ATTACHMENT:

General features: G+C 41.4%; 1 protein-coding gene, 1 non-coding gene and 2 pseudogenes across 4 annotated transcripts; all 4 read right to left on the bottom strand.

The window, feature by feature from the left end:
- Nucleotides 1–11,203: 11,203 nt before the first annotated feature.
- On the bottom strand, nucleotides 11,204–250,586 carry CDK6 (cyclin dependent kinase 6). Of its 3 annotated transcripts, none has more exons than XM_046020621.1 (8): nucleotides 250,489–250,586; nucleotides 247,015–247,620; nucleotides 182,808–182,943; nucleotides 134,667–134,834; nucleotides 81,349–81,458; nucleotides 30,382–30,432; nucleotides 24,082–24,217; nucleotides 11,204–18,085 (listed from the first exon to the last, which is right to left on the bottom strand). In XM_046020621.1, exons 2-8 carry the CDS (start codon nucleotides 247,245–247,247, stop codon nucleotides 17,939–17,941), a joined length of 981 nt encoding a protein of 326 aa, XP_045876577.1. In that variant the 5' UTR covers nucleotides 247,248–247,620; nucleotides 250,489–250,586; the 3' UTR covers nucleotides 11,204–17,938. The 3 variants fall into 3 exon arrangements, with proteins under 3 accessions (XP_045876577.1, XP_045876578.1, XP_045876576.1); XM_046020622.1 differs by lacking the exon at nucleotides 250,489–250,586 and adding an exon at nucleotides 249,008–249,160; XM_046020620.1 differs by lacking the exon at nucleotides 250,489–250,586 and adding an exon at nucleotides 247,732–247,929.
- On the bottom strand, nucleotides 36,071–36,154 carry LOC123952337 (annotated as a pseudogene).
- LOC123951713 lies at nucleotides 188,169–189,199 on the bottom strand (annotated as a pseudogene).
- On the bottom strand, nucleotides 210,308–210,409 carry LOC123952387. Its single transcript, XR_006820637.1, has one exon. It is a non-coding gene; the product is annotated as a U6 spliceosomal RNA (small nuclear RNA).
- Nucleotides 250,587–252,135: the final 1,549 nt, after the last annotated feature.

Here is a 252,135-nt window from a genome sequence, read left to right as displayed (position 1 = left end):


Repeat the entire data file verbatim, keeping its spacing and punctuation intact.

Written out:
General features: G+C 41.4%; 1 protein-coding gene, 1 non-coding gene and 2 pseudogenes across 4 annotated transcripts; all 4 read right to left on the bottom strand.

The window, feature by feature from the left end:
- Nucleotides 1–11,203: 11,203 nt before the first annotated feature.
- On the bottom strand, nucleotides 11,204–250,586 carry CDK6 (cyclin dependent kinase 6). Of its 3 annotated transcripts, none has more exons than XM_046020621.1 (8): nucleotides 250,489–250,586; nucleotides 247,015–247,620; nucleotides 182,808–182,943; nucleotides 134,667–134,834; nucleotides 81,349–81,458; nucleotides 30,382–30,432; nucleotides 24,082–24,217; nucleotides 11,204–18,085 (listed from the first exon to the last, which is right to left on the bottom strand). In XM_046020621.1, exons 2-8 carry the CDS (start codon nucleotides 247,245–247,247, stop codon nucleotides 17,939–17,941), a joined length of 981 nt encoding a protein of 326 aa, XP_045876577.1. In that variant the 5' UTR covers nucleotides 247,248–247,620; nucleotides 250,489–250,586; the 3' UTR covers nucleotides 11,204–17,938. The 3 variants fall into 3 exon arrangements, with proteins under 3 accessions (XP_045876577.1, XP_045876578.1, XP_045876576.1); XM_046020622.1 differs by lacking the exon at nucleotides 250,489–250,586 and adding an exon at nucleotides 249,008–249,160; XM_046020620.1 differs by lacking the exon at nucleotides 250,489–250,586 and adding an exon at nucleotides 247,732–247,929.
- On the bottom strand, nucleotides 36,071–36,154 carry LOC123952337 (annotated as a pseudogene).
- LOC123951713 lies at nucleotides 188,169–189,199 on the bottom strand (annotated as a pseudogene).
- On the bottom strand, nucleotides 210,308–210,409 carry LOC123952387. Its single transcript, XR_006820637.1, has one exon. It is a non-coding gene; the product is annotated as a U6 spliceosomal RNA (small nuclear RNA).
- Nucleotides 250,587–252,135: the final 1,549 nt, after the last annotated feature.

Here is a 252,135-nt window from a genome sequence, read left to right as displayed (position 1 = left end):